On this day in 1766, Jean Jacques Rousseau arrived in England after fleeing France. The French at the time weren't particularly interested in his theory that men were not created free and equal.
In this selection from his "Discourse on Inequality," he explains what liberty and life really mean and how inequality undermines these essential values of human life. He maintains that man in his natural state has little inequality, but once laws and property rights and everything else associated with government enters the equation, inequality usually follows.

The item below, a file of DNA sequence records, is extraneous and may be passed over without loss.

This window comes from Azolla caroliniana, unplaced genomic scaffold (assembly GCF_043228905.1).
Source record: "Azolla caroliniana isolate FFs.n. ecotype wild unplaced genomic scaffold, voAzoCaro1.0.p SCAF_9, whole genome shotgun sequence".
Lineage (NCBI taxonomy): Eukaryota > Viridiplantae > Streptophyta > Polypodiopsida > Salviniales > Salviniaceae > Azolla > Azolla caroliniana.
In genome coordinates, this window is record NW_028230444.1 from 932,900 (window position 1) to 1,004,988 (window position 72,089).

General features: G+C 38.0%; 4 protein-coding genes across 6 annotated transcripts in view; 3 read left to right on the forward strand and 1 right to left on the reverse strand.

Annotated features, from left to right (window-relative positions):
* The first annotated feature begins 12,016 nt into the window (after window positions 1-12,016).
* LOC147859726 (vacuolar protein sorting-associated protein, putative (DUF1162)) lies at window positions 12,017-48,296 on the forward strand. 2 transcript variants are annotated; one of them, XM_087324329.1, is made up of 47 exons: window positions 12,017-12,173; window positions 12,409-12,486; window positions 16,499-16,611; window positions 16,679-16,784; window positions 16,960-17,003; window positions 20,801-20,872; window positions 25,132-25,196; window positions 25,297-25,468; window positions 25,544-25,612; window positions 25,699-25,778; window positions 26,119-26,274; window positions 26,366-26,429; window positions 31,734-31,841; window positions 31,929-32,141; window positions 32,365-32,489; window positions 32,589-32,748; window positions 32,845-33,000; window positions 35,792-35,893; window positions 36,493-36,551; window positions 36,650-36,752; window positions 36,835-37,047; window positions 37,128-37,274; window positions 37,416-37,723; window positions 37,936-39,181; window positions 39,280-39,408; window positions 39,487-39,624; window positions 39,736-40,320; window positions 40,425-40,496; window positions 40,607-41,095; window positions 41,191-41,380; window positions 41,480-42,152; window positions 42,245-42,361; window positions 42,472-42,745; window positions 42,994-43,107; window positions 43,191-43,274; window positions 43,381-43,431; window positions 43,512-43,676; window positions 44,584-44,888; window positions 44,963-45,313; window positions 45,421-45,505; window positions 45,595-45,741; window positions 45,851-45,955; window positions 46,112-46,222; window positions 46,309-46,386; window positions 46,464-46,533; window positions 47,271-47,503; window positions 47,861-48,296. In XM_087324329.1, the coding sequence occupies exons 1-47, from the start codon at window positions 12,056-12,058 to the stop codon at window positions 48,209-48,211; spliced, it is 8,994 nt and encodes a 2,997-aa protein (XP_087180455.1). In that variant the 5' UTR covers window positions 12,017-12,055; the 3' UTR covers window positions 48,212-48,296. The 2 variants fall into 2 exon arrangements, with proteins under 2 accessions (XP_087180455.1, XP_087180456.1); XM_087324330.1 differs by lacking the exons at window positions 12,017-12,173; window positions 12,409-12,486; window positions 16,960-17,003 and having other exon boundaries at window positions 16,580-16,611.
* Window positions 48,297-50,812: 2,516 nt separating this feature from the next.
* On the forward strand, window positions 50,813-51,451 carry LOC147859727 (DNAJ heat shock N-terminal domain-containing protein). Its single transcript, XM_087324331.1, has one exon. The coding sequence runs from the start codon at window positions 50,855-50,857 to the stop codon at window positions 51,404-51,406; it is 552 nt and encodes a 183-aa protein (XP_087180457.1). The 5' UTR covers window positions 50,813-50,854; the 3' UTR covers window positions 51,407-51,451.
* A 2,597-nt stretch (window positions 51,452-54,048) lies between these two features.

This is an interesting choice, coming two days after Hamilton's defense of government in "The Federalist."